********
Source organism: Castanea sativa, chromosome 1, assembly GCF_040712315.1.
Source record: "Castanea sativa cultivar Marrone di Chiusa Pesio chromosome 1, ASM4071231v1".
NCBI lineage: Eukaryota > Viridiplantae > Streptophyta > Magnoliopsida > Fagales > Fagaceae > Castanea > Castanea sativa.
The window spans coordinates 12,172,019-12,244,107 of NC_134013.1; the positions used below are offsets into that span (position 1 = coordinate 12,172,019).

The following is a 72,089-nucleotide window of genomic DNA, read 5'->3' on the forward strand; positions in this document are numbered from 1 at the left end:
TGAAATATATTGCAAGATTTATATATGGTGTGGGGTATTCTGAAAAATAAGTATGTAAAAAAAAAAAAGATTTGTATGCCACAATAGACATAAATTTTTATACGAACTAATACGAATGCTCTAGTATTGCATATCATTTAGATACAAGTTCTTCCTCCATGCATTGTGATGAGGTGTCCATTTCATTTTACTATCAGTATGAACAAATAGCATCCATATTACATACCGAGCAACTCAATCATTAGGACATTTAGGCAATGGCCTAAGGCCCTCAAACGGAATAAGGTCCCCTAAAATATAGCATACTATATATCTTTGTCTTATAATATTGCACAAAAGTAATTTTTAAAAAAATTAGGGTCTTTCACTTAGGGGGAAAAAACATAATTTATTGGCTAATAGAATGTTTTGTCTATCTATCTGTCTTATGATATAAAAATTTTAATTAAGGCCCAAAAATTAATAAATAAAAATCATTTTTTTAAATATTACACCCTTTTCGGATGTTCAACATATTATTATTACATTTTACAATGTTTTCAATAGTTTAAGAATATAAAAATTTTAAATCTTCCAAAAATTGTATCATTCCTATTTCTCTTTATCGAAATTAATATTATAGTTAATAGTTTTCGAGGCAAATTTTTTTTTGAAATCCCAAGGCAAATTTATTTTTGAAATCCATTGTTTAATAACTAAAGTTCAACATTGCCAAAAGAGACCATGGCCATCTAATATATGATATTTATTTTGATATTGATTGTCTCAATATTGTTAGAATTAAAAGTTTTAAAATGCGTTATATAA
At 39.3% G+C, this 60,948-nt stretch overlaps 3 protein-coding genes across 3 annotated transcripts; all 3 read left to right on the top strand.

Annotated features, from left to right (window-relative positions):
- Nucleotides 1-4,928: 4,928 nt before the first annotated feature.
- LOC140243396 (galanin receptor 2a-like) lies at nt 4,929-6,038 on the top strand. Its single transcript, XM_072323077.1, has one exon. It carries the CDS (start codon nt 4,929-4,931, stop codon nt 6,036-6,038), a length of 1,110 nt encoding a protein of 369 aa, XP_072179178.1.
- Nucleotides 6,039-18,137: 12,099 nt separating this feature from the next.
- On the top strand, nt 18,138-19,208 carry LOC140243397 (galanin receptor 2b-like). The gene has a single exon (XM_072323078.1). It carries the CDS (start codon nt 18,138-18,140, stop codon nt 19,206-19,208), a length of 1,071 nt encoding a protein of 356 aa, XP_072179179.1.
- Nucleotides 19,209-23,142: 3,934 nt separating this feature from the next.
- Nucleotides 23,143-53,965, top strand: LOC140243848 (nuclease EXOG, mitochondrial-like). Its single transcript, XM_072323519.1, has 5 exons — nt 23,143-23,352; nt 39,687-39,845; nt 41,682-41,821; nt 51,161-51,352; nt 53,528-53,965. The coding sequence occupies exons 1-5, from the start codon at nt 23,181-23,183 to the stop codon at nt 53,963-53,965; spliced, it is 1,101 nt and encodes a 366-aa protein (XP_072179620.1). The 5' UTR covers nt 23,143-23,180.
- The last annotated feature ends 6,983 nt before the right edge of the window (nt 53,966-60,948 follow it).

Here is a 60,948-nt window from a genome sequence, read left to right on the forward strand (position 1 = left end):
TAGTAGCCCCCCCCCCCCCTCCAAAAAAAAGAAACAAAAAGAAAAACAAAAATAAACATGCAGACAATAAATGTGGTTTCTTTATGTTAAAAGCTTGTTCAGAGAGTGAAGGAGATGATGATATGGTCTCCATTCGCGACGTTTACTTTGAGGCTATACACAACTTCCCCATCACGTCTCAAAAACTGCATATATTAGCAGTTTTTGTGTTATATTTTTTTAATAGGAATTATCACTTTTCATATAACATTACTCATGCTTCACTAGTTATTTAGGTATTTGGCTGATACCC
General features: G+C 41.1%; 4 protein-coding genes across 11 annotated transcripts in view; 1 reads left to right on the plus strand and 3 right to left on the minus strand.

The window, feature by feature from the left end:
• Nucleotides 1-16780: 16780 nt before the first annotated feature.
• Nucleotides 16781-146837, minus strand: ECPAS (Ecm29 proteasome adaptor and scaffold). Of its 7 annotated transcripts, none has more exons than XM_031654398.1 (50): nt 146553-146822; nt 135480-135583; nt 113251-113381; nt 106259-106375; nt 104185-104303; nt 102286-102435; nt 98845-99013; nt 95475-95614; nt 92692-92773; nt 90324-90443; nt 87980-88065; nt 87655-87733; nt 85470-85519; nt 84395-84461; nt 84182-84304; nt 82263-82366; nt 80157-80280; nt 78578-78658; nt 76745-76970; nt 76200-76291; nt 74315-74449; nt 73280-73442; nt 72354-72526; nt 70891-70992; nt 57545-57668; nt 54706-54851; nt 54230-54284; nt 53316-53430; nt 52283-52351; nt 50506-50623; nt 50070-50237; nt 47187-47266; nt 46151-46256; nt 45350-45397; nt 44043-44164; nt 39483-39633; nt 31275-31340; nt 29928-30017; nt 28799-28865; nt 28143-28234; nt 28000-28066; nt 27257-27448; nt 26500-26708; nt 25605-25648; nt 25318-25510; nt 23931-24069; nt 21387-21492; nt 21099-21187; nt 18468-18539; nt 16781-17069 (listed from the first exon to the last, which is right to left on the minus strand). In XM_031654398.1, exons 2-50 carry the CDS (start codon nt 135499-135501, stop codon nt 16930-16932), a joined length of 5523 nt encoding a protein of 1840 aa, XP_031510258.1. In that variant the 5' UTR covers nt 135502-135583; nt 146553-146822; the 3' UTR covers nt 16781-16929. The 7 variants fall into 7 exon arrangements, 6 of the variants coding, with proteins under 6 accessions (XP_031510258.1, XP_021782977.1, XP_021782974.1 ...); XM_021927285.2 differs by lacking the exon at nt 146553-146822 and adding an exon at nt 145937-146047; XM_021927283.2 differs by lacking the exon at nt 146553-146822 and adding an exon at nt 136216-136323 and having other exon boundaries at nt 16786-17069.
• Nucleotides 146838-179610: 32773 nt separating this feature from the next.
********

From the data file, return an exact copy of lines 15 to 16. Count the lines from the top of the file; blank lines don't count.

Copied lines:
- The last annotated feature ends 6,983 nt before the right edge of the window (nt 53,966-60,948 follow it).

Here is a 60,948-nt window from a genome sequence, read left to right on the forward strand (position 1 = left end):